But notice how if you ever go to court over so much as a ticket, and imply that the officer is anything but angelically perfect they will look at you like you've commited a blasphemy?

Pete Townshend said it best: Its an eminence front... Its a put on...

sean
sean

The US Park Police in Washington DC has had a problem with this for several years.

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vengtee
vengtee

Dude, most 15 year old girls are quite sexually active and know exactly what they want!www.Total-Privacy dot US

Lan
Lan

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Lan
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I am a 27 years old doctor,mature and beautiful. and now i am seeking a good man who can give me real love, so i got a sername Andromeda2002 on  Agedate.СòM, a nice and free place for younger women and older men,or older women and younger men, to interact with each other.Maybe you wanna check out or tell your friends.

Lan
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DeathBreath
DeathBreath

At the end of a lengthy career as a mental health professional in the Texas prison system, I can safely say that one thing, "nothing surprises me anymore." I have seen it all & then some.

Here is a word of the wise most people don't want to hear. Most psychopaths possess one major element to assist them in their crimes, they can charm you so very well. I believe the judge who passed sentence on Bundy even commented on this.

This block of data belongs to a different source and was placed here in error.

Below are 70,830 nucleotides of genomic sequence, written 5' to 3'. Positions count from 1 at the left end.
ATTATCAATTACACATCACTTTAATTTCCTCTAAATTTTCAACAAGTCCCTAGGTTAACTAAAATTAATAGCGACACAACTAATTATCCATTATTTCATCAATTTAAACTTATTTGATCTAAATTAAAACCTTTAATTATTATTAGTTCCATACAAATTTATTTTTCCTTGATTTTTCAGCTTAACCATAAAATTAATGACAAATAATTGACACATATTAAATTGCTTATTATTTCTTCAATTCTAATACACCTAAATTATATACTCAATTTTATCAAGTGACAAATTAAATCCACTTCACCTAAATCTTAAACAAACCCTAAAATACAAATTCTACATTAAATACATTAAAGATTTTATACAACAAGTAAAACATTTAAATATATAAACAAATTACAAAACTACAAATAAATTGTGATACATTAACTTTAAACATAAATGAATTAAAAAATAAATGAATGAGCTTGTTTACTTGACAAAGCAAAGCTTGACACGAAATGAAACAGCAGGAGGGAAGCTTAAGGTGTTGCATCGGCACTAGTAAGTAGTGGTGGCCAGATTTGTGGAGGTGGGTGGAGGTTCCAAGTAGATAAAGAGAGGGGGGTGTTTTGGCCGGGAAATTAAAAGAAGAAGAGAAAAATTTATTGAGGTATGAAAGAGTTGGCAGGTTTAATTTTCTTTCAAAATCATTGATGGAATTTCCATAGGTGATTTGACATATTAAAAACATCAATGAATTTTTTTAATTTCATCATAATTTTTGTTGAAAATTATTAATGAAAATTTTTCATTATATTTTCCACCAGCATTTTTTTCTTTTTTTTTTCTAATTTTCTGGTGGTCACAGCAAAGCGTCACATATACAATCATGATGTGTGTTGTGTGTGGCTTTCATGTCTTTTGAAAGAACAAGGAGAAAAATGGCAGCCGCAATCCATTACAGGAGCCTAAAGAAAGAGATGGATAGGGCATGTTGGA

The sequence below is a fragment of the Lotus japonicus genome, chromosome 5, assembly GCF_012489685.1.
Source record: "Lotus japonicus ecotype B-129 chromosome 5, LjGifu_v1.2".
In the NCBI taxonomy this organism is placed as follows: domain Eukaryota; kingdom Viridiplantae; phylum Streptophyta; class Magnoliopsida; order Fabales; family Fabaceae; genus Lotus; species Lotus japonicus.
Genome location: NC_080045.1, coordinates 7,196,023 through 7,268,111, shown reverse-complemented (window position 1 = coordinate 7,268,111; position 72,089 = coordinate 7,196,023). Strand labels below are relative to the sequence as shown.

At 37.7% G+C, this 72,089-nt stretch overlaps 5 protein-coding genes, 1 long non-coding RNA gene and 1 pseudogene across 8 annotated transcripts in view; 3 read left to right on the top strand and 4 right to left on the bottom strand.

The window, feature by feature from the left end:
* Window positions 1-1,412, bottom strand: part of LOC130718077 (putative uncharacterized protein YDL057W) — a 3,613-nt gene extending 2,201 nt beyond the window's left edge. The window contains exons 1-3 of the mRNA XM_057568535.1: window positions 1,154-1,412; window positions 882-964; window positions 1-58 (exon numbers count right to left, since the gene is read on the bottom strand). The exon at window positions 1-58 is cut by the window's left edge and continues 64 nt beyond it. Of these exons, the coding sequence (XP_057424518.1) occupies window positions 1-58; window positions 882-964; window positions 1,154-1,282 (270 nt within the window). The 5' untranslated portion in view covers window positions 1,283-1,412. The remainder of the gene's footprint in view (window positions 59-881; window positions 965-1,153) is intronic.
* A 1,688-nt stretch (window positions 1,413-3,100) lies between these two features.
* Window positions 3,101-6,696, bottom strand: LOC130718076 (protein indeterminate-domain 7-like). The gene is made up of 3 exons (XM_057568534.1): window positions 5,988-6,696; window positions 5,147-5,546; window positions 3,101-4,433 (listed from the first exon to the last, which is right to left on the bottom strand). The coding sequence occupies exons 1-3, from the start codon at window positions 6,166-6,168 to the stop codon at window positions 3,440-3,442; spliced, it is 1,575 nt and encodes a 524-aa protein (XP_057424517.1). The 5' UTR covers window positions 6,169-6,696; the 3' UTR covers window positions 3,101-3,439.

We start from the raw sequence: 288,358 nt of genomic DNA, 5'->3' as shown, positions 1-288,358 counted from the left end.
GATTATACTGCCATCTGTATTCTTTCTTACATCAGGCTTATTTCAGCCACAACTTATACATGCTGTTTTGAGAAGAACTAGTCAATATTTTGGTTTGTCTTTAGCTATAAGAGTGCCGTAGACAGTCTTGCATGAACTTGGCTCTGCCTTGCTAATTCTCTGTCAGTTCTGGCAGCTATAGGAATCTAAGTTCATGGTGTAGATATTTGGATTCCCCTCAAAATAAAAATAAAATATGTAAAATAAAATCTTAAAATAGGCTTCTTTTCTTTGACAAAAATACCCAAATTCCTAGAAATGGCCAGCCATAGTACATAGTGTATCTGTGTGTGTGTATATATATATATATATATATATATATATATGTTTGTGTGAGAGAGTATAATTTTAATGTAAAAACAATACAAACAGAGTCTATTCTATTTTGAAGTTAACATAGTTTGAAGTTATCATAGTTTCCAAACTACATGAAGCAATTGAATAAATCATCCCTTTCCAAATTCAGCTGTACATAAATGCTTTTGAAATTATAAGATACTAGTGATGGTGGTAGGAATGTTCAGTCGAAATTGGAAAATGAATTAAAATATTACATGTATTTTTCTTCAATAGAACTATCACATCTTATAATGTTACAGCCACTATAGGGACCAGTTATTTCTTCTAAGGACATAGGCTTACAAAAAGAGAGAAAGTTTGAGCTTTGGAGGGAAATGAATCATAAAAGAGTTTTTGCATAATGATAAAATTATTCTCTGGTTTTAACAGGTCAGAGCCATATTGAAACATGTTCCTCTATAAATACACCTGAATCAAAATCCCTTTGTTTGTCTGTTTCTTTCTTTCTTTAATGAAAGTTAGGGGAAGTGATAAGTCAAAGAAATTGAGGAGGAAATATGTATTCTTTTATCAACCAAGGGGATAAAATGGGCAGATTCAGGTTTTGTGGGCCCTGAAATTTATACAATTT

If a seasoned judge can be swayed, why in the hell do you think you won't be fooled? Many cops think they know the minds of offenders, but they don't, really. Many officers are trained to deal with the detection of criminal activity and the suppression of such with various arrests. Then, they get carted off to jail. Cops don't spend time talking to offenders for years and years. Probation workers, parolee officers, & those who work with this group know what I am talking about.

But, to sit in a prison office & listen to hours upon hours of offenders bragging about their crimes, manipulating others, & preying upon the good nature of the public, you get a completely different perspective.

I've listened to pastors, former prison guards, turn keys (see Ruiz lawsuit), youth workers, Boy Scout Leaders, and police officers talk about themselves and their crimes, particularly those involving underage sex.

Do I believe in rehabilitation? Well, not really. In some cases, when a person was actually "habilitated", had a job, was dependable, and then got busted for a crime, one might argue for rehabilitation.

The worst of the sex offenders I have encountered are generally high verbal, cunning, and quite charming in their action. Churches are sometimes easy targets for criminals. Anyone can ask for redemption after a life of crime. Some Christians are all too forgiving for their own good. Even with this knowledge, it does not deter their tendency to trust others.

But, when some steamy pile of shit molests a child and is a member of the help community, I immediately think of an inverted cross on which to crucify that motherfucker! Cops are no different. Piss on you.

I know this is a crude message, but I hope I've thumped your trusting fucking heads. Be careful with your children. If a priest wipes his chin after hearing confession from your child, you might need to rethink your trust in others.

A rather jaded view in Texas.

Jkubica2001
Jkubica2001

So, how many of these cops are serving time?